First, before even coming
together—how ever many of them there were—before
saying one word, there was a wanting. Yet before
even putting that into words—see how far back
this goes?—there was a need. And that’s what’s driven me
to return to these desolate cliffs rising above
an ever-shifting bay.
In these lines from “Spirit Seeking,” the second poem in Moira Linehan’s new collection, Toward, we’re introduced to one of the book’s core themes and settings. The lines refer to Ireland’s first settlers, the Ireland of Linehan’s ancestors, for whom “there was a wanting… there was a need.” It’s the “seeking” of the poem’s title—a seeking which is the motivating force of these poems.
Seeking implies something lacking but needed; it implies a movement toward the need; it implies a longing. We find it ringing changes on “long” in “Widow’s Walks,” which evokes Linehan’s lasting grief over the loss of someone beloved:
all that longing to look beyond, long her refusal to believe he would not return, longer yet her longing for him…
Then there’s the “longing” that takes place (as do many of the poems) in the Irish landscape. In “Let Me Come Back in September,” the speaker walks the wilds of County Monaghan in rainy March, but “long[s] to be walking the lane in September,” “long[s] not to worry how much time I have” before the “rain-fraught clouds” arrive.
In “This Lot,” the longing gets generalized: “How everything on this earth longs to be filled.”
So Linehan uses her rich imagination and craft to fill the earth—at least the earth, the world, of her poems.
Sometimes she fills their world with color. There’s “a yellow bird,/its yellow could not have been more primary,/scarlet markings, as if someone’s fingernails, dipped//in paint.” There’s the tiger lily: “Orange,/but not subdued. Not pumpkin or peach. More aflame.”
But mostly there are grays, splashing their paint throughout the poems—and almost all of these grays are in Ireland: “a bay bathed in perpetual grave gray”; “Connemara skies, perpetual raw gray”; a “blue-gray” mist; rain-filled clouds in “deeper shades of gray”‘; “A thick brush has spread/watery clouds, a gradient of black to rain-/gray.” After all these variants of grays, I had to smile when Linehan writes (in “A Sunday Sky in Rain”) “Who’d have thought an overcast sky/would be so hard to pin down?”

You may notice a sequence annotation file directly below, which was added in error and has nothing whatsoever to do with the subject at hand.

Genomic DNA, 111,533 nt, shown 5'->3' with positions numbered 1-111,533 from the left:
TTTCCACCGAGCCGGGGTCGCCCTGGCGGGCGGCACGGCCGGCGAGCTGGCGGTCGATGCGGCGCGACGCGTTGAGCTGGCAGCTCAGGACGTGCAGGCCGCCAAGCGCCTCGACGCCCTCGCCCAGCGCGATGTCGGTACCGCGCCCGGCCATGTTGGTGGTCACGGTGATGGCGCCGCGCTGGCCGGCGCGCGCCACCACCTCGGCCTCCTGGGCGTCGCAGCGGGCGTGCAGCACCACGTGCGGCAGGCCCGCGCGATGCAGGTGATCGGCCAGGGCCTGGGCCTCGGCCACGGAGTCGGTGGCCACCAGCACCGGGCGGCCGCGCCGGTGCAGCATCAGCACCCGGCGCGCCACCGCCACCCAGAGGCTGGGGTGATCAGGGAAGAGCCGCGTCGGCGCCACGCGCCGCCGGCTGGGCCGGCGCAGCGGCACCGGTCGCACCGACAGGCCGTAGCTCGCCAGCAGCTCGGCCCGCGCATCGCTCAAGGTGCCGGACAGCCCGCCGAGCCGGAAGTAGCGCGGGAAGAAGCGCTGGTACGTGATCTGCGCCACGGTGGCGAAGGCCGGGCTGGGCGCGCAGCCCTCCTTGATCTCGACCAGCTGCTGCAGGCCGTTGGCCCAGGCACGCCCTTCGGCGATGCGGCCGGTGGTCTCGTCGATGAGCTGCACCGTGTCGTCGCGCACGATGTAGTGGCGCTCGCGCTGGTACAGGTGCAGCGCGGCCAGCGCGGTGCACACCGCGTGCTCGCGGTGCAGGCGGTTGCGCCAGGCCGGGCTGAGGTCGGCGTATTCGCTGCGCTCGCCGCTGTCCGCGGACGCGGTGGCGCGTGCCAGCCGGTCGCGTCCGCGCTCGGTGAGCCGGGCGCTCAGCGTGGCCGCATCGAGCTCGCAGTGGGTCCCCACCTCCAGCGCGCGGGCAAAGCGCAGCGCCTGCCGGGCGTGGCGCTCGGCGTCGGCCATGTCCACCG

What else does Linehan draw on to fill the world of Toward? Mostly it’s movement. I’ve mentioned the seekings and longings. Related are the “repeated urgings/to find my way to my own/interior… not to run away from what/would carry me where I could/not go on my own, where I/could not even imagine” (from “In This Habitable Desert”).
I can’t let these lines go without mentioning Linehan’s superb craft. These line-breaks leave us hanging just for the instant of wondering what might follow… and what follows is always a surprise.
The book’s most masterfully crafted poem, to my mind, is “This Lot”—an extended meditation on the basic elements of air, earth, fire, water (as “the pond” outside her window), and light. Every line of the poem ends with one of these five words, as in the opening stanza:
And once again the frontier between earth— or at least my backyard slice of it—and fire is about to be closed. Distance closed. Earth lying in wait as I do here at my desk. Earth, bedrock of gravity, its own dome of air, such a happy union, each in its place. Earth, eons of experience: dawn always arrives. Earth, my companion as we both sit by this pond though at the moment darkness still owns the pond. The pond’s just faintly there. I want it to be there. Earth, stately as a heron, now wading toward the first light. Indiscriminate in what it will first bless—light
Then in the last of “This Lot”‘s six stanzas, each of the five lines ends with one of the keywords:
This lot, my destiny. No better source on earth for inspiration, what showed itself as tongues of fire above the Apostles’ heads at Pentecost. Even air, that lover of distance, sidles up to me on this pond, whispers in the wind: It’s coming for you—that light.
In “This Lot,” the speaker is motionless, meditating in place—an exception to Toward‘s central motif of movement. Often (in at least a dozen poems), movement is represented as the speaker “walking”—as in the book’s title poem:
On I walk without being able to say why I must. The language here has been lost, words like woods cut down, hauled off, or abandoned. Yet something remains of those who spoke it. What has always been beyond words, even when they had their own. That’s where I’m headed.
Walking, not knowing why: it’s a form of longing—for language that might come somewhere close to matching the experience of living. Or as Linehan herself puts it in her interview with Slant:
“I most want the reader to see this speaker as grappling with what is so hard to put into words, what is beyond words. Or as Paul Claudel says in the epigraph to my poem ‘Spirit Seeking,’ grappling with the fact that That which each being lacks is infinite. How do you get that into words? Maybe I never will. But I keep trying. I keep moving toward that.”
Peggy Rosenthal has a PhD in English Literature. Her first published book was Words and Values, a close reading of popular language. Since then she has published widely on the spirituality of poetry, in periodicals such as America, The Christian Century, and Image, and in books that can be found here.